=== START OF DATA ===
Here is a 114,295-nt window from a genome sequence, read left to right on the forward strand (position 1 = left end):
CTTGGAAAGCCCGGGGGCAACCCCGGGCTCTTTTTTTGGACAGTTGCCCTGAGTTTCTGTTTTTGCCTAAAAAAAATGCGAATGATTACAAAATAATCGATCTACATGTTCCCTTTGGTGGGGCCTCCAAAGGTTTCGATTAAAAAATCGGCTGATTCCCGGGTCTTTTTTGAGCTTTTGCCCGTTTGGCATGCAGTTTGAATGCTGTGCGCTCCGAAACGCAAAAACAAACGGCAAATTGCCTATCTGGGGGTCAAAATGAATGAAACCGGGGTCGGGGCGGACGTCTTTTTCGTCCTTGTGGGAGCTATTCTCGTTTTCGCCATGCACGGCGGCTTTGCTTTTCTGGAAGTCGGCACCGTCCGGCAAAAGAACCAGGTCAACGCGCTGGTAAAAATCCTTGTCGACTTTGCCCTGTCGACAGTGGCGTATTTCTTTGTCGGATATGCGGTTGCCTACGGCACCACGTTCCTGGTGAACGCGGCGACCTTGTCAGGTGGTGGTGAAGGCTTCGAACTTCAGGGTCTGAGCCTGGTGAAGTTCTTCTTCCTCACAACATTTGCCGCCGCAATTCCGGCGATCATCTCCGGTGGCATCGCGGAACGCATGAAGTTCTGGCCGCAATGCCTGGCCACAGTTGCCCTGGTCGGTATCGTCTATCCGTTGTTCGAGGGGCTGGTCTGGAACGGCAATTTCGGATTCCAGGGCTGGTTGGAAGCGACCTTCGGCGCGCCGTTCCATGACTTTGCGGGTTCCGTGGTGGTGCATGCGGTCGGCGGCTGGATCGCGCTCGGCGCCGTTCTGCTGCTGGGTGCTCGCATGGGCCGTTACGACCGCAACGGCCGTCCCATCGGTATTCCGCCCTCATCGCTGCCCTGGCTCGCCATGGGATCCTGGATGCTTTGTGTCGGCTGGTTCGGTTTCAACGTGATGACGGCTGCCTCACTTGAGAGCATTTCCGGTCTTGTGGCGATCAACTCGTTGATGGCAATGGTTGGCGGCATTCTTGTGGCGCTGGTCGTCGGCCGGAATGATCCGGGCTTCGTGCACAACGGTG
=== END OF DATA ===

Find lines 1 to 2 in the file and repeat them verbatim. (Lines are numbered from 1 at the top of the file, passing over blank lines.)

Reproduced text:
Here is a 114,295-nt window from a genome sequence, read left to right on the forward strand (position 1 = left end):
CTTGGAAAGCCCGGGGGCAACCCCGGGCTCTTTTTTTGGACAGTTGCCCTGAGTTTCTGTTTTTGCCTAAAAAAAATGCGAATGATTACAAAATAATCGATCTACATGTTCCCTTTGGTGGGGCCTCCAAAGGTTTCGATTAAAAAATCGGCTGATTCCCGGGTCTTTTTTGAGCTTTTGCCCGTTTGGCATGCAGTTTGAATGCTGTGCGCTCCGAAACGCAAAAACAAACGGCAAATTGCCTATCTGGGGGTCAAAATGAATGAAACCGGGGTCGGGGCGGACGTCTTTTTCGTCCTTGTGGGAGCTATTCTCGTTTTCGCCATGCACGGCGGCTTTGCTTTTCTGGAAGTCGGCACCGTCCGGCAAAAGAACCAGGTCAACGCGCTGGTAAAAATCCTTGTCGACTTTGCCCTGTCGACAGTGGCGTATTTCTTTGTCGGATATGCGGTTGCCTACGGCACCACGTTCCTGGTGAACGCGGCGACCTTGTCAGGTGGTGGTGAAGGCTTCGAACTTCAGGGTCTGAGCCTGGTGAAGTTCTTCTTCCTCACAACATTTGCCGCCGCAATTCCGGCGATCATCTCCGGTGGCATCGCGGAACGCATGAAGTTCTGGCCGCAATGCCTGGCCACAGTTGCCCTGGTCGGTATCGTCTATCCGTTGTTCGAGGGGCTGGTCTGGAACGGCAATTTCGGATTCCAGGGCTGGTTGGAAGCGACCTTCGGCGCGCCGTTCCATGACTTTGCGGGTTCCGTGGTGGTGCATGCGGTCGGCGGCTGGATCGCGCTCGGCGCCGTTCTGCTGCTGGGTGCTCGCATGGGCCGTTACGACCGCAACGGCCGTCCCATCGGTATTCCGCCCTCATCGCTGCCCTGGCTCGCCATGGGATCCTGGATGCTTTGTGTCGGCTGGTTCGGTTTCAACGTGATGACGGCTGCCTCACTTGAGAGCATTTCCGGTCTTGTGGCGATCAACTCGTTGATGGCAATGGTTGGCGGCATTCTTGTGGCGCTGGTCGTCGGCCGGAATGATCCGGGCTTCGTGCACAACGGTG